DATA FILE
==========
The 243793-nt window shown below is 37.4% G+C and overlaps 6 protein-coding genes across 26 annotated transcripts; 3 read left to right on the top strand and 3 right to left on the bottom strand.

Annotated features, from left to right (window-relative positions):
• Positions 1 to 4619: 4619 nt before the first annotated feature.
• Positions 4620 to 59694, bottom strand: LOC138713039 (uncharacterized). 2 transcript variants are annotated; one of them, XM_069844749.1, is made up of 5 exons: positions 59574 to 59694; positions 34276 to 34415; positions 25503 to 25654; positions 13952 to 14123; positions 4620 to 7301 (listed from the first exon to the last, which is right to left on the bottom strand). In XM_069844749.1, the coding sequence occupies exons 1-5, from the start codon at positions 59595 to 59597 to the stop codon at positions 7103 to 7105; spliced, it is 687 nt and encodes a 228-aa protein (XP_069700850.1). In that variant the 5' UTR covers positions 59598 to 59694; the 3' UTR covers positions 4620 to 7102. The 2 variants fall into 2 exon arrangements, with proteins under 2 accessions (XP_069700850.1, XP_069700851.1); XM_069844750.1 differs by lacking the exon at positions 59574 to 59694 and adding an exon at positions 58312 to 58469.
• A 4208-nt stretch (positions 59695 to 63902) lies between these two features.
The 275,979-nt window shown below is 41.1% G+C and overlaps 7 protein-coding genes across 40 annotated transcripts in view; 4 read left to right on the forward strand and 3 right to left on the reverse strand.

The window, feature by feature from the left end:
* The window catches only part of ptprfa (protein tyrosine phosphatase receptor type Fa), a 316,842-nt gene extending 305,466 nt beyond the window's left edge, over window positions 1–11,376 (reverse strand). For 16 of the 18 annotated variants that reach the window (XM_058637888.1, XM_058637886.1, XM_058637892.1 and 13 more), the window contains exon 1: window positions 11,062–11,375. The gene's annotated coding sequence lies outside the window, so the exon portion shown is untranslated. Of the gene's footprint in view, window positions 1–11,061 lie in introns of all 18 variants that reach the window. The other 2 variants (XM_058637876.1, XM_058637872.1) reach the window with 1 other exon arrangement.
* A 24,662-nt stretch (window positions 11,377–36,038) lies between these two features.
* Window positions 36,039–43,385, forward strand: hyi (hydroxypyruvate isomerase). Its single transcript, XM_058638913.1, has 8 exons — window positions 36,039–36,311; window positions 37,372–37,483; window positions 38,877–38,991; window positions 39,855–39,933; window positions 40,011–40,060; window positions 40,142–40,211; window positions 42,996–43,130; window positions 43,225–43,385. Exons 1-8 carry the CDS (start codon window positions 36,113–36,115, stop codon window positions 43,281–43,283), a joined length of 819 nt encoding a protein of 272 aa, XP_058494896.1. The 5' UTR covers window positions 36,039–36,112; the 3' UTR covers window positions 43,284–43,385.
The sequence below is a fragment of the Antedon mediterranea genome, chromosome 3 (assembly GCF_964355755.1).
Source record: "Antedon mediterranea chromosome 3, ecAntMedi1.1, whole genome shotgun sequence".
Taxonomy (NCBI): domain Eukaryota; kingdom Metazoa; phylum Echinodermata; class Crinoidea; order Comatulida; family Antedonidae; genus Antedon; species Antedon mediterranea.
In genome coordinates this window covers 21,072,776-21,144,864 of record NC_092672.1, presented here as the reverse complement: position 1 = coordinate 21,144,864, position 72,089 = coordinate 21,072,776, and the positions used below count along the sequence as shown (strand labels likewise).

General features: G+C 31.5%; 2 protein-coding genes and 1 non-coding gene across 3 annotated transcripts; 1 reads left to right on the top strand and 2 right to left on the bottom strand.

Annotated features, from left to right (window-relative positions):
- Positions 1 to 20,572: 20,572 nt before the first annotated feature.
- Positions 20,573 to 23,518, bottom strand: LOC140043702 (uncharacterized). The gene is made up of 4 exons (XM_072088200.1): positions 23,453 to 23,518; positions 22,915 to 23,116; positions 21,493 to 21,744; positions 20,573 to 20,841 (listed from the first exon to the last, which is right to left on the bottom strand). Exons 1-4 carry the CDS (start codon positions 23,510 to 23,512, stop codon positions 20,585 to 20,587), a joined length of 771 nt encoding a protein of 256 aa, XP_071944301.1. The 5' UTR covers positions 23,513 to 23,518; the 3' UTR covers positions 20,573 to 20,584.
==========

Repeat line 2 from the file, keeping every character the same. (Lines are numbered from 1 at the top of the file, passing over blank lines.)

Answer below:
Annotated features, from left to right (window-relative positions):